A Healthy Diet for your Rabbit

17 - 25th of June 2017 is Rabbit Awareness Week (RAW) - this year the focus is on a healthy diet.  

Rabbits are herbivores and their diet should consist of fresh hay, grass, vegetables and pellets. A good quality balanced diet is essential for keeping rabbits healthy and can help to avoid many diet related health issues throughout life.

Fibre is the most important part of a rabbit’s diet and fresh hay and grass should make up 80% of their daily intake. A rabbit will eat their body size in hay each day so it is important that fresh good quality hay is provided.  Rabbits feed frequently and fibre is important to maintain healthy digestion and gastrointestinal tract motility and function. Other forms of fibre that rabbits can eat are grass, readigrass, bark/twigs/leaves from apple, pear or willow trees.

Dried concentrates (pellets) can be fed daily but should make up no more than 5% of their daily feed intake – rabbits should not have free access to dried pellets as this can lead to obesity. A good quality pellet such as Burgess Excel rabbit food or Supreme Selective rabbit can help provide the appropriate vitamins and minerals required for a balanced diet and contain high fibre (around 20%).  A feeding guideline would be 1 tablespoon per kilogram of bodyweight (approximately an egg cup full for a 2.5kg rabbit). Muesli food should be avoided as rabbits will selectively feed which can lead to dental, gastrointestinal and urinary system disease.

Scatter feeding dry  food can help to encourage a more natural feeding behaviour rather than feeding from a bowl - feeding in this way will also encourage exercise, foraging and provide environmental enrichment.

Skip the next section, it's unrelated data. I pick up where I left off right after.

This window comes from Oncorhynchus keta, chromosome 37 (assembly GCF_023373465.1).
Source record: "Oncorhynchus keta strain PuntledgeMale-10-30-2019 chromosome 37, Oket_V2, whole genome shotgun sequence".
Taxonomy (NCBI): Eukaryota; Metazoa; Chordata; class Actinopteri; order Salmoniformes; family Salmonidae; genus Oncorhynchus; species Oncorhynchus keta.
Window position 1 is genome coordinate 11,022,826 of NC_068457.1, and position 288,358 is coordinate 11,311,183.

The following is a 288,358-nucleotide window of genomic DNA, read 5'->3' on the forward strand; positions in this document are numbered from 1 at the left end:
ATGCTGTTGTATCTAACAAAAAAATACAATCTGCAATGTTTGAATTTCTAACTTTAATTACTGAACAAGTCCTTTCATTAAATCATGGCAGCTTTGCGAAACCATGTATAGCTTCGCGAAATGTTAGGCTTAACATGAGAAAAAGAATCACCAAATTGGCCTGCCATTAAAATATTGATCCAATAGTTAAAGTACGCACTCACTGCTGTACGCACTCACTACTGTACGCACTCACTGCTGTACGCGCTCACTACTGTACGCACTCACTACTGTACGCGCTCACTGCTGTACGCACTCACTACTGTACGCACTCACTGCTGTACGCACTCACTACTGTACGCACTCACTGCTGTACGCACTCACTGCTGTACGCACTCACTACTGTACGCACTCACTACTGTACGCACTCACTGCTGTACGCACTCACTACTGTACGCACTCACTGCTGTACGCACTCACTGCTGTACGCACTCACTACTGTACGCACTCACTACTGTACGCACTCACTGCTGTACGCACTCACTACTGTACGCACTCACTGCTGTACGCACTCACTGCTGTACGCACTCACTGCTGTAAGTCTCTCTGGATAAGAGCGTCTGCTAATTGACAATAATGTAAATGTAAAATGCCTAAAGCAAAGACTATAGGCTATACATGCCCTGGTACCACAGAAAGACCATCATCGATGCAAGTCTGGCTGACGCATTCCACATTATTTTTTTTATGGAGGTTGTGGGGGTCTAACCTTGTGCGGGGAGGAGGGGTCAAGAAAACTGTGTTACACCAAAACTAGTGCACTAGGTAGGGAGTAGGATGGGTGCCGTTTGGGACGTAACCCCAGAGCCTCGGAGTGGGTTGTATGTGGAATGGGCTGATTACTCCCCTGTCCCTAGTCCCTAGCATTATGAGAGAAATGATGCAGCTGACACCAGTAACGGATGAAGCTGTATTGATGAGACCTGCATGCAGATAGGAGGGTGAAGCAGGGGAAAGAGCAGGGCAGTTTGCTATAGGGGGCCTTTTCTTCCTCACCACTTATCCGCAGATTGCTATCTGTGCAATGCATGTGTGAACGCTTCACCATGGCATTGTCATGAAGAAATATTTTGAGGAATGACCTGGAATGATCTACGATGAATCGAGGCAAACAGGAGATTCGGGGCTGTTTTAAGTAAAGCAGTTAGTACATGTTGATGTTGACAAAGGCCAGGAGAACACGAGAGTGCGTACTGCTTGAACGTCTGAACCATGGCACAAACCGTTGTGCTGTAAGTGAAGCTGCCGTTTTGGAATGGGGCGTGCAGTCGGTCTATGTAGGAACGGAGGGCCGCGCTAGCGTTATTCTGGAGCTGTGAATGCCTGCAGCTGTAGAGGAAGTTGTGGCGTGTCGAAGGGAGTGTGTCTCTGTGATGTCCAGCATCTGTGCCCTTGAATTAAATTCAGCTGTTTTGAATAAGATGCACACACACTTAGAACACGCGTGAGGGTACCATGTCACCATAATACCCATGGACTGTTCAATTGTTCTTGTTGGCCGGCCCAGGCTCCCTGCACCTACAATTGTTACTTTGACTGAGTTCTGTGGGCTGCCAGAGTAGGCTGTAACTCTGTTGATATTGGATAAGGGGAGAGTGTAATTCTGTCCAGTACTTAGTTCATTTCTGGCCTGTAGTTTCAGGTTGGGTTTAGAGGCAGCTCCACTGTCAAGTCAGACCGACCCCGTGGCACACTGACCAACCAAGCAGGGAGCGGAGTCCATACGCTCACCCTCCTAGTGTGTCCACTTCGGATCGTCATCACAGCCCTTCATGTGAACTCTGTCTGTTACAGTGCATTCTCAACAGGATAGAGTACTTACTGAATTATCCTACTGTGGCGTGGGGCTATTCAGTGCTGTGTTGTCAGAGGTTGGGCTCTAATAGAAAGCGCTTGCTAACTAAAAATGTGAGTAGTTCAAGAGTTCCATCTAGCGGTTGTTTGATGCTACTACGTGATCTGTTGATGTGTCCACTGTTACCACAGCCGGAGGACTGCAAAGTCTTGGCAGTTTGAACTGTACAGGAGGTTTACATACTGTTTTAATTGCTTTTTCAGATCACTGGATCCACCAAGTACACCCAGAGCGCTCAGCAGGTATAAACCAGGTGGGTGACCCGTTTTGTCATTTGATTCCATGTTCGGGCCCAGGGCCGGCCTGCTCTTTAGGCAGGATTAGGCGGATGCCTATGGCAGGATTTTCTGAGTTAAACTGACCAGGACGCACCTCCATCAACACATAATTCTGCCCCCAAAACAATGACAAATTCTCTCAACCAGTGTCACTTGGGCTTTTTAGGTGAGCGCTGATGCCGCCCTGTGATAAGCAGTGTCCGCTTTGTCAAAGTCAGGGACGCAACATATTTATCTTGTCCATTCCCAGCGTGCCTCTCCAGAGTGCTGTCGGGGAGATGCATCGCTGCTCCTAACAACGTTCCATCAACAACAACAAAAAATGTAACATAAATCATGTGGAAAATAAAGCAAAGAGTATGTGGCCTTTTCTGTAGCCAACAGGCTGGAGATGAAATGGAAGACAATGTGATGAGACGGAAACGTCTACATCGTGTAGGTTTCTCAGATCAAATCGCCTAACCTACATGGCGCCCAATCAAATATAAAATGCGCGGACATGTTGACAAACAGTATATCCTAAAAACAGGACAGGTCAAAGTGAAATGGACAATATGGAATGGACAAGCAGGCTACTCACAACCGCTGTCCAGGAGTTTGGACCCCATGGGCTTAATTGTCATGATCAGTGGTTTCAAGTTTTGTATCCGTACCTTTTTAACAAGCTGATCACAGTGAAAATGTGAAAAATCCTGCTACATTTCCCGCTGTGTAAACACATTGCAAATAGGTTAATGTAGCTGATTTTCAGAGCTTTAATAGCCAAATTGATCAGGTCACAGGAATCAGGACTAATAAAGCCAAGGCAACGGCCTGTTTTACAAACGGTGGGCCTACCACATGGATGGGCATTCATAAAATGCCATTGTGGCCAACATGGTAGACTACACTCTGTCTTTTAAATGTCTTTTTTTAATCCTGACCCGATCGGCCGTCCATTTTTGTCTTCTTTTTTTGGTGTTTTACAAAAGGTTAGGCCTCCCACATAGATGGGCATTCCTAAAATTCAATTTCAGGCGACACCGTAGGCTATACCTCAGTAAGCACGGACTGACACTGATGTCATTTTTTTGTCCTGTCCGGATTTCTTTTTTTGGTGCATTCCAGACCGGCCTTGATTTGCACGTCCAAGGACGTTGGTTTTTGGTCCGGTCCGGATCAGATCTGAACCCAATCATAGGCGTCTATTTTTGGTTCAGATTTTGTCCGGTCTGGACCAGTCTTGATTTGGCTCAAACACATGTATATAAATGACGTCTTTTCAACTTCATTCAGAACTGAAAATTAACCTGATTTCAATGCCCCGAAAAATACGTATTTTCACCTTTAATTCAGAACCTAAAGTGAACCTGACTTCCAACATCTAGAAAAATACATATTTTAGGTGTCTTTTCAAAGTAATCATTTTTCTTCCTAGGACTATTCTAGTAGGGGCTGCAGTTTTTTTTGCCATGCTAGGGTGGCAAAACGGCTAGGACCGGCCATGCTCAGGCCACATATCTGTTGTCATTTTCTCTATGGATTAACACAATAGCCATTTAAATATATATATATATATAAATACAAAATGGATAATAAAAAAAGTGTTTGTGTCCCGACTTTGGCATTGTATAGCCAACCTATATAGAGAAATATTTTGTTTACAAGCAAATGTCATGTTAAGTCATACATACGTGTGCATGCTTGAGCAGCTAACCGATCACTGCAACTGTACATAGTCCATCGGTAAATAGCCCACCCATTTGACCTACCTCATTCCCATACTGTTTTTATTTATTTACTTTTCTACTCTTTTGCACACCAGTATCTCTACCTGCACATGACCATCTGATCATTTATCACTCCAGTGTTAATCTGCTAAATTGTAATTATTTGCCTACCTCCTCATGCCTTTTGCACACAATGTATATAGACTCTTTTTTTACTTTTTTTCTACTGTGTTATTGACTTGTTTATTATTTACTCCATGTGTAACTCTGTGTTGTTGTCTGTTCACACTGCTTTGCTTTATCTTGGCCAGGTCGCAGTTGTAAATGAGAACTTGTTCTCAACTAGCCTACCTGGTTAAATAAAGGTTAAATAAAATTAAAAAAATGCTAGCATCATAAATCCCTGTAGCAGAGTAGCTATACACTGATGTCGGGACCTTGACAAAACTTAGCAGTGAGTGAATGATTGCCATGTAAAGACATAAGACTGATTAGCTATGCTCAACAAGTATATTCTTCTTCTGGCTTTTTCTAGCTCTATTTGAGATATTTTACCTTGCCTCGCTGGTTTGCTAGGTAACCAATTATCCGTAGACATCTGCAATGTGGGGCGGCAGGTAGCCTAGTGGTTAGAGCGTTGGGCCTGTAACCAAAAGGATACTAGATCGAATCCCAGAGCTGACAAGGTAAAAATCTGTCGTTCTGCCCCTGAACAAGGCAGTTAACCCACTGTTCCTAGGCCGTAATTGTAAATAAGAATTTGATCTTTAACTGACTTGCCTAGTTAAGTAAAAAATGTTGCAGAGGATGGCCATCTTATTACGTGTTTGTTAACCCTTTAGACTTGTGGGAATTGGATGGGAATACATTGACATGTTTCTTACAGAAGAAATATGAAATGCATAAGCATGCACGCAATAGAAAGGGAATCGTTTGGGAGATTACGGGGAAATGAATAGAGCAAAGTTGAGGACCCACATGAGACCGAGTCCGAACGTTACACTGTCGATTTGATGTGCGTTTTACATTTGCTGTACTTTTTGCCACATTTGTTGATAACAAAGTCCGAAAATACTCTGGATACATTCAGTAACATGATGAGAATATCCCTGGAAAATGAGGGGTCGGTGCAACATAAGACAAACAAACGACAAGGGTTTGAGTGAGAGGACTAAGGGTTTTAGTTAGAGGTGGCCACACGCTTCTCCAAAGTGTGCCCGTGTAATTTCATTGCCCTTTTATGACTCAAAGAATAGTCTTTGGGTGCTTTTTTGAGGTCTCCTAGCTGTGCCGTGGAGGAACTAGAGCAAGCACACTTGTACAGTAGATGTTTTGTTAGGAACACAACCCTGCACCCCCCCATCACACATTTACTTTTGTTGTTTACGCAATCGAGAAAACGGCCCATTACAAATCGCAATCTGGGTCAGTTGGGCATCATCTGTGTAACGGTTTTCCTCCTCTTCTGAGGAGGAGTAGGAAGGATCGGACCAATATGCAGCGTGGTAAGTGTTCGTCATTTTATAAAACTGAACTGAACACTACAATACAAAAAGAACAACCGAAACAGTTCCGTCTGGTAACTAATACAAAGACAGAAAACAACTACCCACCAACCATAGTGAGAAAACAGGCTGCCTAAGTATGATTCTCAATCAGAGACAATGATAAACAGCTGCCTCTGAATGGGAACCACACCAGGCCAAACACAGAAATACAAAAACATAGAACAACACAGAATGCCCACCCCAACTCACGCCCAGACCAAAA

Your rabbit will appreciate a portion of fresh vegetables each day and this should make up approximately 15% of their daily food intake. To help prevent obesity fruit and vegetables that are high in sugars are best avoided or given sparingly (for example, carrots, apples, strawberries and bananas).  Iceberg and light coloured lettuce should be avoided as it can cause diarrhoea and even death.

Wild weeds can be given to your rabbit including dandelion, clover, and nettle.  Here is a list of vegetables which are a good source of vitamins and fibre:

  • Broccoli
  • Brussel sprouts
  • Cabbage
  • Spring greens
  • Carrot tops
  • Celery
  • Cauliflower florets and leaves
  • Spinach
  • Kale
  • Herbs-parsley, coriander, basil etc
  • Green beans
  • Rocket
  • Radish tops
  • Baby sweetcorn

Rabbits should always have access to fresh water in a bowl or water bottle depending on what they prefer. A rabbit will drink approximately 50-100ml per kilogram of bodyweight daily.

During Rabbit Awareness Week we will be offering free health checks for your rabbit.  Please contact your local branch to book.